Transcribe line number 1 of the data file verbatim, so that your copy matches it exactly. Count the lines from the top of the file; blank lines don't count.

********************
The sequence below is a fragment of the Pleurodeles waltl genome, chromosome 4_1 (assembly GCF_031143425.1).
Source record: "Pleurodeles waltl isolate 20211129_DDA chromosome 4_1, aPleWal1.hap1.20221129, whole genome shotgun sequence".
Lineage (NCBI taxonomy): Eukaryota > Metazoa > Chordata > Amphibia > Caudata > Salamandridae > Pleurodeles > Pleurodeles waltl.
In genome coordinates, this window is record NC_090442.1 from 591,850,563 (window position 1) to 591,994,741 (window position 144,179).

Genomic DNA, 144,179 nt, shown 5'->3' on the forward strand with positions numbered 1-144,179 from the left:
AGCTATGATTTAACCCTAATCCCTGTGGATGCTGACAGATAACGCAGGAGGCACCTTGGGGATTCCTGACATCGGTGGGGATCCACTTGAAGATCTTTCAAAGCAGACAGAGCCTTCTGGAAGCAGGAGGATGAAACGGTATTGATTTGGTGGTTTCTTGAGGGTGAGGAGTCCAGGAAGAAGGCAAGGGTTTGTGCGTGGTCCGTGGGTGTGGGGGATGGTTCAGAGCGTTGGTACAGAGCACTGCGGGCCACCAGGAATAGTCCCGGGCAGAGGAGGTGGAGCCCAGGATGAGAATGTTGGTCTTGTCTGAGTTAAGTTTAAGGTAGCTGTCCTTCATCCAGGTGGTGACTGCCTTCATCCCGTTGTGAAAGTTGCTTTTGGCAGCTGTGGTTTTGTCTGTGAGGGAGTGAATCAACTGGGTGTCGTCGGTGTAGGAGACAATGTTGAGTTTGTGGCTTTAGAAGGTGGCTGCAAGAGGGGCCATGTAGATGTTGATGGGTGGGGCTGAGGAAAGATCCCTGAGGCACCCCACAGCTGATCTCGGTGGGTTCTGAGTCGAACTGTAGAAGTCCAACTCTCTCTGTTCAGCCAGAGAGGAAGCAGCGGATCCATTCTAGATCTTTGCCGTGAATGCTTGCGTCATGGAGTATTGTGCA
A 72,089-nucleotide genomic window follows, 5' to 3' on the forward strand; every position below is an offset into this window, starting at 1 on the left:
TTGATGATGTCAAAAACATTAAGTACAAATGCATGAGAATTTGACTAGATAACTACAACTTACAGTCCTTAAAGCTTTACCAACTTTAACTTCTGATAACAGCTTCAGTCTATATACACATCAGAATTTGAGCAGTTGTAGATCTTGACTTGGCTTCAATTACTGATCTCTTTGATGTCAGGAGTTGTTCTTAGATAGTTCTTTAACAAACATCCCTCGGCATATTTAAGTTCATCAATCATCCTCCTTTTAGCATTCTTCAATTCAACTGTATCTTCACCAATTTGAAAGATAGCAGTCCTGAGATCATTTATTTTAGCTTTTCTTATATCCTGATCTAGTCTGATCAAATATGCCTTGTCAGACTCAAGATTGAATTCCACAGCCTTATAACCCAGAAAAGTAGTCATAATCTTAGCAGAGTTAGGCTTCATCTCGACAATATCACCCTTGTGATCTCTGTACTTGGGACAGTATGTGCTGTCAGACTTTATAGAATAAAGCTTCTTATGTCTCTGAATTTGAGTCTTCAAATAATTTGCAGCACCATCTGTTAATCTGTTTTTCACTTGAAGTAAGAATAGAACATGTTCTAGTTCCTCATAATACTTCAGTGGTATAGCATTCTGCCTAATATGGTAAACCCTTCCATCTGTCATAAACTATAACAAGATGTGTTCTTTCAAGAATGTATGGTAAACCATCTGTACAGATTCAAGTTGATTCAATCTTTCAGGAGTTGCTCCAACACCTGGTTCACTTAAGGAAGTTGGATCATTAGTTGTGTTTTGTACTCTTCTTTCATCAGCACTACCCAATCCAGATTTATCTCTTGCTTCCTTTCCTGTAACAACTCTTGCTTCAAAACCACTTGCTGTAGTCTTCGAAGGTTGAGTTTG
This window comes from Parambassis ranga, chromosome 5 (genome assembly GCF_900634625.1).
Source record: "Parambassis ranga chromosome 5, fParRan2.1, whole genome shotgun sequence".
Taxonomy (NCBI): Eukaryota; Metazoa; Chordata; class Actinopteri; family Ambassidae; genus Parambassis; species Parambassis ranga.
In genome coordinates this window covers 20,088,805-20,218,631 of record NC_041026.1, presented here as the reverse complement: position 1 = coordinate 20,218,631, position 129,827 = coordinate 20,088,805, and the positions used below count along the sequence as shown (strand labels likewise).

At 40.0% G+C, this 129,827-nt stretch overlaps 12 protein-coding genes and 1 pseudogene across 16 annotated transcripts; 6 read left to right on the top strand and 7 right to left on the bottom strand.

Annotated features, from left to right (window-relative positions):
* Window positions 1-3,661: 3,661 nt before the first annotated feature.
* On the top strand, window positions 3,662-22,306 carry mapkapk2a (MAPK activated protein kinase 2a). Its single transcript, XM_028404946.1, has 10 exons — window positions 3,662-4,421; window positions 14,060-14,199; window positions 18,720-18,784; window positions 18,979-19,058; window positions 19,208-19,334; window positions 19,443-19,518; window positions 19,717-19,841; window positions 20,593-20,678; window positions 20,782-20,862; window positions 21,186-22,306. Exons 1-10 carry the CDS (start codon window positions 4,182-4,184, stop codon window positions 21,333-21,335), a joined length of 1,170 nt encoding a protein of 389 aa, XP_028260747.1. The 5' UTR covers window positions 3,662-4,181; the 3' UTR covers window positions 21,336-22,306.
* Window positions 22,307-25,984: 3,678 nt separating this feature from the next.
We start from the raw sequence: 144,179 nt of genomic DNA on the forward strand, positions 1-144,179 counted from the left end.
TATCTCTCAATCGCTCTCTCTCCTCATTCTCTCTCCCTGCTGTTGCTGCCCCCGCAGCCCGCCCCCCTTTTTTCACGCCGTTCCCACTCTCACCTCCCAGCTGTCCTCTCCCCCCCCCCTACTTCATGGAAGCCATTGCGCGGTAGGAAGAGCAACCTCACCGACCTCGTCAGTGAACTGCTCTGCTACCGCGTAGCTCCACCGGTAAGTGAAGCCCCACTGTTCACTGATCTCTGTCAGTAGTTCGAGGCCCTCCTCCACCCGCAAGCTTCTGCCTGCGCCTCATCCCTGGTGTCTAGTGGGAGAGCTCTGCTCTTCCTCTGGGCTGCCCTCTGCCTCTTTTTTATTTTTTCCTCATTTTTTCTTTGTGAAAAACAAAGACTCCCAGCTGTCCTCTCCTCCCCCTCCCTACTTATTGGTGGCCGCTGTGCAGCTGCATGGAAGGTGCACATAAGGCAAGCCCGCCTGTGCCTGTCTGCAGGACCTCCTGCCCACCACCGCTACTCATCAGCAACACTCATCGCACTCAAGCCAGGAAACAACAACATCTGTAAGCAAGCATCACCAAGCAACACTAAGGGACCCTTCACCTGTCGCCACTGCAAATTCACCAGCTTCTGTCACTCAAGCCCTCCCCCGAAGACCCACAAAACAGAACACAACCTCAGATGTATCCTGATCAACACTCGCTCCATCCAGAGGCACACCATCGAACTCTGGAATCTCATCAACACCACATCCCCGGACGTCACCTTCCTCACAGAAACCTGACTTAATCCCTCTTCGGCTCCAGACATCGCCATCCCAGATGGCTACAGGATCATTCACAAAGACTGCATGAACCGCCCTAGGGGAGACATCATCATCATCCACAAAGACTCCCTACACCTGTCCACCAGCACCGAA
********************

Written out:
The sequence below is a fragment of the Pleurodeles waltl genome, chromosome 4_1 (assembly GCF_031143425.1).